Teachers are governed by a wide range of legislation in their practice. As a teacher, it is vitally important to understand the current legislation in order to meet the needs of the organisation and the learners. Listed below are some examples of generic and specific legislation, codes of practice and regulations which you will need to be aware of.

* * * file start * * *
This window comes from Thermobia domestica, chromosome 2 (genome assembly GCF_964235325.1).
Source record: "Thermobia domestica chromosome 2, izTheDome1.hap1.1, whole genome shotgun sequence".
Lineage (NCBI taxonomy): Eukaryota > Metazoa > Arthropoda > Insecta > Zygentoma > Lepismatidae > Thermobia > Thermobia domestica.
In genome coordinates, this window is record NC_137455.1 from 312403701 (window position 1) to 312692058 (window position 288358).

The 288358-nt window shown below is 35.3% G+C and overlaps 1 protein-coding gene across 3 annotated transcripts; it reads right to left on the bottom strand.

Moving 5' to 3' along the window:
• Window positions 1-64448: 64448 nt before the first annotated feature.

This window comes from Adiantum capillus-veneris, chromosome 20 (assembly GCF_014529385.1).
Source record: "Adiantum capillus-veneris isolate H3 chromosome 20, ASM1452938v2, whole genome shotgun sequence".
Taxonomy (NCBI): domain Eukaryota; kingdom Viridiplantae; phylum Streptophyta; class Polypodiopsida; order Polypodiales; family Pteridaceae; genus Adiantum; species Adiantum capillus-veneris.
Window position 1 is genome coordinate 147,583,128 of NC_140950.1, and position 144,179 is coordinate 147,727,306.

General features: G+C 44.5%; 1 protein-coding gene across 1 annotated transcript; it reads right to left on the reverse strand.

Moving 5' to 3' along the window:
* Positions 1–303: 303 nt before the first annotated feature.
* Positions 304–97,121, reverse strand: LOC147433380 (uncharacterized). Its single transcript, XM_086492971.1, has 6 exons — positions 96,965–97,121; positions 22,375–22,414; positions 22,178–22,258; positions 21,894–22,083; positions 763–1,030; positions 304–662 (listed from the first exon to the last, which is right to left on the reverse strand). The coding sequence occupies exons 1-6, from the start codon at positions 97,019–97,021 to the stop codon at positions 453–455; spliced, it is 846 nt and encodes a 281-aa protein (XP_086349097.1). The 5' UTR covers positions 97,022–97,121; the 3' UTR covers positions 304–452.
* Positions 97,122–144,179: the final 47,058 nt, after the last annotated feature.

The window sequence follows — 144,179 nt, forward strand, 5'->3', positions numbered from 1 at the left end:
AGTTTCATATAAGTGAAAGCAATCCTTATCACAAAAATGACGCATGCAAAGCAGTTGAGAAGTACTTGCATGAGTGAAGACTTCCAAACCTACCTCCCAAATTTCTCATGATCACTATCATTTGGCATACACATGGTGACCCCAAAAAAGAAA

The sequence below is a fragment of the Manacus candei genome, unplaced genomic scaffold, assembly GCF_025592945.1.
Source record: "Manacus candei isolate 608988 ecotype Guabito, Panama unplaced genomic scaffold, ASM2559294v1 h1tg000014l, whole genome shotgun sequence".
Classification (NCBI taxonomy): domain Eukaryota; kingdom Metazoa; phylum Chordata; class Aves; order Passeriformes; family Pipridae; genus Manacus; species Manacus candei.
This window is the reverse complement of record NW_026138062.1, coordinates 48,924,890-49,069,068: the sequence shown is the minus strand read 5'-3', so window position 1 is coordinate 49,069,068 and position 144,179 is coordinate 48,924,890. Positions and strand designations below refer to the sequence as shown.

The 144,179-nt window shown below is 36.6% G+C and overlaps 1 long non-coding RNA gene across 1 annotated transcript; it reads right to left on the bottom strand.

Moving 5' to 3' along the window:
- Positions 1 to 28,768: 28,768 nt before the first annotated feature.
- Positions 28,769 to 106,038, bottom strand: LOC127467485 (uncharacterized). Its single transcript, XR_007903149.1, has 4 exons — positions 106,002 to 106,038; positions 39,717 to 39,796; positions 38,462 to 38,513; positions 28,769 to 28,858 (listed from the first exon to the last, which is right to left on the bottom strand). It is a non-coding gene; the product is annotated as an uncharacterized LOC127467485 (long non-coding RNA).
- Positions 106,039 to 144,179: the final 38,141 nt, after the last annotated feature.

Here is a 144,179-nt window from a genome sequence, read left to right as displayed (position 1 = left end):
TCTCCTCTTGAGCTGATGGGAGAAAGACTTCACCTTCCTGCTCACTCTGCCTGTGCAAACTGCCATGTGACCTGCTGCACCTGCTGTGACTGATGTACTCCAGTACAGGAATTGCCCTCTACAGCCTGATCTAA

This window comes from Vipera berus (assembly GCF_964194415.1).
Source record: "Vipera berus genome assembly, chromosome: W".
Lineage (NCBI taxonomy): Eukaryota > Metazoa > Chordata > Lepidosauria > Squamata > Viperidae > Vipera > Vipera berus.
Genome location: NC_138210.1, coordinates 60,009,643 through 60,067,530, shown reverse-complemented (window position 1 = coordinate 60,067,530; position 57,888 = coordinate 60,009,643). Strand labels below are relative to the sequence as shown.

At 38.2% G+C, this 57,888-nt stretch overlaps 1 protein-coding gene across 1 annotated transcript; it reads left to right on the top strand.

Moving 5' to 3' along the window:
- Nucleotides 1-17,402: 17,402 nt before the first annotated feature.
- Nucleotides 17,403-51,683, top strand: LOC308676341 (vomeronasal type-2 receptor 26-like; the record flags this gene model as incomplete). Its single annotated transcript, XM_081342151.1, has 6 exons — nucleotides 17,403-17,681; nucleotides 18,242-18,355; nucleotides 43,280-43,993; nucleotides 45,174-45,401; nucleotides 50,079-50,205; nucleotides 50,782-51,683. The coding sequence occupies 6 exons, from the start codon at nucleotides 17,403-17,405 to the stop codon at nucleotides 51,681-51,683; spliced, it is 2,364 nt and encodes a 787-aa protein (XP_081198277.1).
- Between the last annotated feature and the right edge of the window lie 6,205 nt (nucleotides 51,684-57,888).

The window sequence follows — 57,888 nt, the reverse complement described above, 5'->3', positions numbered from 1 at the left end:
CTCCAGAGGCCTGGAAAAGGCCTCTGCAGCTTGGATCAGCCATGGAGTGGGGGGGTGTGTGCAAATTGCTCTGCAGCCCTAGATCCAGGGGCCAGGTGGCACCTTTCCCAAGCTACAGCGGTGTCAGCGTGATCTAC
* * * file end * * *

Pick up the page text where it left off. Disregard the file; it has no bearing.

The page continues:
Health and Safety at Work Act (1974): states that learners and employees (pupils and teachers, for example) are legally entitled to a safe and healthy environment. This responsibility for compliance rests not just with the organisation but also with the teacher. Equality Act (2010): states that it is unlawful to discriminate against a person on the grounds of race, colour, disability, gender, age, sexual preference or any other similar circumstance. An legal requirement of teaching practice is the promotion of inclusion. Human Rights Act (1998): gives all people basic human rights. Data Protection Act (1998): states that all personal information held on record must be protected, strictly controlled in line with regulations and must be obtained, stored, disclosed and disposed of in line with strict guidelines. Freedom of Information Act (2000): gives students the right to request to see information an organisation holds about them. Copyright Design and Patents Act (1988): relates to the copying, adapting and distributing of materials - very relevant when preparing classroom resources. Education and Skills Act (2008): aimed at increasing participation in learning for young people and adults. Children’s Act 2004: this ensures that every child is given the support they need, whatever their background or circumstances, by professionals working together in the best interests of the child. The ‘Every Child Matters’ framework takes a holistic approach towards the welfare of children. Protection of Children Act (1999): designed to protect children, particularly in terms of suspected child abuse. Also imposes the...
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